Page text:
Psychologists advise how to teach children gratitude during the holidays

Monday, December 23, 2019
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Psychologists advise how to teach children gratitude during the holidays

DURHAM, NC (WTVD) -- Two sisters used their holiday break to give back to others.

Sixteen-year-old Riley and 13-year-old Reece Fernandez spent Monday afternoon at the Durham Rescue Mission.

"I love doing it. It's so much fun," Riley Fernandez said. "It really makes you think about all that you have to be grateful for."

They gave donated toys to kids who would otherwise have gone without a gift this Christmas.

"Their faces are so cute," Reece Fernandez said. "When they see their presents, they are so happy."

For the past eight years, these girls have participated in the mission's toy, clothing and food giveaway after seeing their parents get involved.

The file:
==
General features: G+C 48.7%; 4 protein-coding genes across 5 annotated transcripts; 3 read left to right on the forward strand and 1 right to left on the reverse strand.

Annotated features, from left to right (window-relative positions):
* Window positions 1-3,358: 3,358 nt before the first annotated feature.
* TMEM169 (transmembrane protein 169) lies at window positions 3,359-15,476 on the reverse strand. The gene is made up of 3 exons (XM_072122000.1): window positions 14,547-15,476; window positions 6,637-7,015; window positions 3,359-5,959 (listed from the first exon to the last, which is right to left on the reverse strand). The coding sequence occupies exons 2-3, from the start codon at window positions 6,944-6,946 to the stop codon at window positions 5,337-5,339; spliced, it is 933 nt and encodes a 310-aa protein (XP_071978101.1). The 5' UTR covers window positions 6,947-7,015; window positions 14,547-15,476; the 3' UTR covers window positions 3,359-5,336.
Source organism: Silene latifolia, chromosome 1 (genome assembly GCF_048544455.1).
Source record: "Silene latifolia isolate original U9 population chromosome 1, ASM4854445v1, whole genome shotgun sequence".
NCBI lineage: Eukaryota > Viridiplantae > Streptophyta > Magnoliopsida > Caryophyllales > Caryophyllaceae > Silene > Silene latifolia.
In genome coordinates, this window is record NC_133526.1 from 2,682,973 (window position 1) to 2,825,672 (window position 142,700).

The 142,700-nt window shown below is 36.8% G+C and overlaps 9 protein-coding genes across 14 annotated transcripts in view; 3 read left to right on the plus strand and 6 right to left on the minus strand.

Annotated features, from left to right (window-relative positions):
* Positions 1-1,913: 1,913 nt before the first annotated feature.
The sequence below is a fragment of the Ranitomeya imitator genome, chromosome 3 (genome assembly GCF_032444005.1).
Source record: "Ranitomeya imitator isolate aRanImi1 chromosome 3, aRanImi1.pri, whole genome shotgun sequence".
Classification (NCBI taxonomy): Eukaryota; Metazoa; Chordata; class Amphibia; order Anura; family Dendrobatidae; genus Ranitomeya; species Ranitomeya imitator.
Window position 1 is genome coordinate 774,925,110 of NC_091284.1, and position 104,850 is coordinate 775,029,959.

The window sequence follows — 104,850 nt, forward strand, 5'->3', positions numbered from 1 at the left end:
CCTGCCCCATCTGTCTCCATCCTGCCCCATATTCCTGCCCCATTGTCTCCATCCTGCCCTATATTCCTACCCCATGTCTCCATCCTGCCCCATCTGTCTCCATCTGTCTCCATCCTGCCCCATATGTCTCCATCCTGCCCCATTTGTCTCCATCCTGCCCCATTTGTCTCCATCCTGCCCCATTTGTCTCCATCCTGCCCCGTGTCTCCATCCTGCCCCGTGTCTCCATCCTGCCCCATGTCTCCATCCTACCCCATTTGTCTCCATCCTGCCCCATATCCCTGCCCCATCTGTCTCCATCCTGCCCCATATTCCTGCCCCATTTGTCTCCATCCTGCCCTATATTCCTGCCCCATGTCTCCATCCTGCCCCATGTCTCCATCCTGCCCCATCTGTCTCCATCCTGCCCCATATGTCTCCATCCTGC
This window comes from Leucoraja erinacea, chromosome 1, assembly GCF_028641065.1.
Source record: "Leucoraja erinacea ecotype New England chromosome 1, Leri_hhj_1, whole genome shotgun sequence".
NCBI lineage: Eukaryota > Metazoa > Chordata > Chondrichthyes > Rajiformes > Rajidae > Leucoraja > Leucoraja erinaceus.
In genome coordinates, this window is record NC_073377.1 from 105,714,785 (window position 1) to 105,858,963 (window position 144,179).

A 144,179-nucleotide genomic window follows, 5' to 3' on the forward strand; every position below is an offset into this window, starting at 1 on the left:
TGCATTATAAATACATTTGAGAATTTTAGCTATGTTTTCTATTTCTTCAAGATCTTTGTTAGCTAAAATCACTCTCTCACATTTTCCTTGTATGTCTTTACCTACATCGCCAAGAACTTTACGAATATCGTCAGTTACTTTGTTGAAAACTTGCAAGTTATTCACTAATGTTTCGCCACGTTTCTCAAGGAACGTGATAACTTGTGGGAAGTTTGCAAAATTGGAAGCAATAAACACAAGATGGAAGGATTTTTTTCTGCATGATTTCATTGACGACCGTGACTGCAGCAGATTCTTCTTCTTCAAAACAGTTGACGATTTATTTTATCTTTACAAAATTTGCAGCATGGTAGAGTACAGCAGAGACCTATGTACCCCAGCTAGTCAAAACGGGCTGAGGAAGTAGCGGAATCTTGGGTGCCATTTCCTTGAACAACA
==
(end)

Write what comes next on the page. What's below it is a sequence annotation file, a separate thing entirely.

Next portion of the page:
Dr. Robin Gurwitch, a psychologist at Duke University Medical Center for Child and Family Health, said teaching your child gratitude by participating in charities will help their overall health and well-being into adulthood.

"Science tells us that when children have gratitude, they actually are have greater life satisfaction," Gurwitch said. They're happier. They have better social interactions."

Gurwitch said children grow up to be more optimistic and have less stress too.

Experts said adults should also be a role model for their children. Express gratitude, thankfulness and respect to others year round. Children watch and will mirror what they see.

Next, praise a young person when they show gratitude and respect toward others.

"We shouldn't force children to have to say thank you, out of fear of punishment or that something's going to be taken away, because that's not how children become grateful or thankful," Gurwitch said.

Psychologists said being present with your child without electronics will go much further than toys or material things. Encouraging them to help others is also key.

If you are collecting food for a food bank, let children help you by gathering gently used toys or clothes to provide for someone else. Sometimes we may do that, but our children don't see it. If they can be a part of the giving process, It helps them understand that they're part of something bigger than themselves.